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Multiple Use Management of California's Hardwood Rangelands

Richard B. Standiford and Richard E. Howitt
Journal of Range Management
Vol. 46, No. 2 (Mar., 1993), pp. 176-182
DOI: 10.2307/4002277
Stable URL: http://www.jstor.org/stable/4002277
Page Count: 7
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Since scans are not currently available to screen readers, please contact JSTOR User Support for access. We'll provide a PDF copy for your screen reader.
Multiple Use Management of California's Hardwood Rangelands
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Abstract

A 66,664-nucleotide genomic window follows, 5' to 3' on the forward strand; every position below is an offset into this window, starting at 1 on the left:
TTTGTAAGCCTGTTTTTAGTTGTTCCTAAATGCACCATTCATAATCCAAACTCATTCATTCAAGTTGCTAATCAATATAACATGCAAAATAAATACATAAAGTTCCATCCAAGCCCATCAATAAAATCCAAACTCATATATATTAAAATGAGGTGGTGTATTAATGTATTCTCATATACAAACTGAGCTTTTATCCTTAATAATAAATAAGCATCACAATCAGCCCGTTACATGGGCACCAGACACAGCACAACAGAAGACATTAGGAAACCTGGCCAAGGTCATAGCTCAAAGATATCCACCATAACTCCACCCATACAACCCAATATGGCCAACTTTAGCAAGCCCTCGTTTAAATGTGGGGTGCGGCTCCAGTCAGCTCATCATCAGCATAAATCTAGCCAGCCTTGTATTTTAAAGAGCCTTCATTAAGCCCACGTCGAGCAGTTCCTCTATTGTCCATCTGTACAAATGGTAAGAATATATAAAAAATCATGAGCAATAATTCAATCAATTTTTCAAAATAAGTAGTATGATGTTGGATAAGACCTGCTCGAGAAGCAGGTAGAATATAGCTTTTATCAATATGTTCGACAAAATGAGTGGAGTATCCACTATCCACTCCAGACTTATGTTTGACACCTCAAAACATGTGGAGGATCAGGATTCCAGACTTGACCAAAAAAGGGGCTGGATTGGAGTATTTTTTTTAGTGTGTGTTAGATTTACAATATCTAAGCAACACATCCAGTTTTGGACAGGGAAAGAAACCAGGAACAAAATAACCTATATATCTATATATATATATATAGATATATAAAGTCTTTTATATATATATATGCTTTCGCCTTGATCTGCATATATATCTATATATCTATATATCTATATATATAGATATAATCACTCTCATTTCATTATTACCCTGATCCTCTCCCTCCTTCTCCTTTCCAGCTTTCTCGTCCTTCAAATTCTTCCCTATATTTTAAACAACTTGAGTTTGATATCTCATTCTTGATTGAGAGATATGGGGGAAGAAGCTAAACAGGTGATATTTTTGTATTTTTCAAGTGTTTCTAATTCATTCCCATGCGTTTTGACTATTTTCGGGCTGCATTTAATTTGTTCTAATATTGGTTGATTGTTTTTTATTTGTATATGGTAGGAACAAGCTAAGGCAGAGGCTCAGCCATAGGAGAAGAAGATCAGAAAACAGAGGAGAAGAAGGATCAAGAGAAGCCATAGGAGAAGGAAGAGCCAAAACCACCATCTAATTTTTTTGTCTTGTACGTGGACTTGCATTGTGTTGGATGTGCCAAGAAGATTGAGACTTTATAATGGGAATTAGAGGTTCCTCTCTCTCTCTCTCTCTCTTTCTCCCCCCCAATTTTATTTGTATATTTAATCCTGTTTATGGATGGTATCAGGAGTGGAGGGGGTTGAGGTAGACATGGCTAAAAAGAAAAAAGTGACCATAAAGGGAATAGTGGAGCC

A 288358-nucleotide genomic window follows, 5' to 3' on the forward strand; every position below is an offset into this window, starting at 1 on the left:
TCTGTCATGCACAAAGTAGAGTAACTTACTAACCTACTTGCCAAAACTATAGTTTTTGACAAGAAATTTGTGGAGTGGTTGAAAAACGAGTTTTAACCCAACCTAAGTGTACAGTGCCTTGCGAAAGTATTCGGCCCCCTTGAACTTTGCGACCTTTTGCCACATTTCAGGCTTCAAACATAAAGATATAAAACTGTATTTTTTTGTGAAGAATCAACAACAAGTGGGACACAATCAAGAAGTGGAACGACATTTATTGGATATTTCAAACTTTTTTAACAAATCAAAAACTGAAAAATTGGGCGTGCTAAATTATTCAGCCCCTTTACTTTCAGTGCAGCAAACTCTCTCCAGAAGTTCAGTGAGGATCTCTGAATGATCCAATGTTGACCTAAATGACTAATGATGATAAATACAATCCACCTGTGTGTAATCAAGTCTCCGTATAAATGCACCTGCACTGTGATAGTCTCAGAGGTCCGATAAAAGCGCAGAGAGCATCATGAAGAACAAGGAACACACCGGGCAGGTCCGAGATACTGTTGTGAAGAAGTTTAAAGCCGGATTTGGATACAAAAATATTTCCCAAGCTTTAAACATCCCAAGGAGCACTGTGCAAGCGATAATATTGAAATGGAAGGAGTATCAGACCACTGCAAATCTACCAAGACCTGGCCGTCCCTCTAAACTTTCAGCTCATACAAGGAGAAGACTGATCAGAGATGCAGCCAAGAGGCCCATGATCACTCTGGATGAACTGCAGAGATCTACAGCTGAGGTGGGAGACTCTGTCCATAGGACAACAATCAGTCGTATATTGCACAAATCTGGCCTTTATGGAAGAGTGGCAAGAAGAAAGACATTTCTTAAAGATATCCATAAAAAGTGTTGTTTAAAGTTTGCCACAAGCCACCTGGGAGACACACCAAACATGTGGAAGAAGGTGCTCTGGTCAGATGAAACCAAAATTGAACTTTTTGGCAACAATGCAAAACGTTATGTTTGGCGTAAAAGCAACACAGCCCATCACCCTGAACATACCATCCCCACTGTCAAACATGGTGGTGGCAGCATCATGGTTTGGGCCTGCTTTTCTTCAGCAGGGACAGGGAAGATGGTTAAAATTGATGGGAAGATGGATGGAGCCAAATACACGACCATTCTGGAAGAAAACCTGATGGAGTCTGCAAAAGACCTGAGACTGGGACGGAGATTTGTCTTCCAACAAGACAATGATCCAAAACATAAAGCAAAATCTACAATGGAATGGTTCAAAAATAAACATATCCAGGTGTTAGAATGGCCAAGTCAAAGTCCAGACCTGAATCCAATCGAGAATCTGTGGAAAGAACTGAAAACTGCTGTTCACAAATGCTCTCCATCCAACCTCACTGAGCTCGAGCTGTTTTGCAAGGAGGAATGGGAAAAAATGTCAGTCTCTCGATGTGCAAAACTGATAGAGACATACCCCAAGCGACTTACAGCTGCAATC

The importance of evaluating multiple resource values on rangelands is demonstrated in this study of California's 3.0 million hectares of oak-covered (Quercus spp.) hardwood rangelands. Production functions are derived for oak tree growth on rangelands for stands with at least 50% of the total tree cover in blue oak (Quercus douglasii Hook. & Arn.) based on oak volume per acre and site index. Forage production is estimated based on oak cover, weather variables, growing period, and site factors from data reported in the literature. Hunting revenue and cost functions are derived from a survey of commercial hunting clubs, and are based on oak cover, hunter success variables, hunter demographics, advertising, livestock density, and club size. The interrelationship of these resource values is shown in output from an optimal control model that incorporates these production functions. Oak trees are gradually cleared for situations where cattle are the only economic product, whereas a residual tree canopy is maintained for cases where firewood and hunting enterprises are considered. In addition, cattle stocking is higher and net profitability is lower for the cattle only management scenario when compared with a multiple use management scenario. The development of these multiple use production functions allows the full range of resource management options to be considered.

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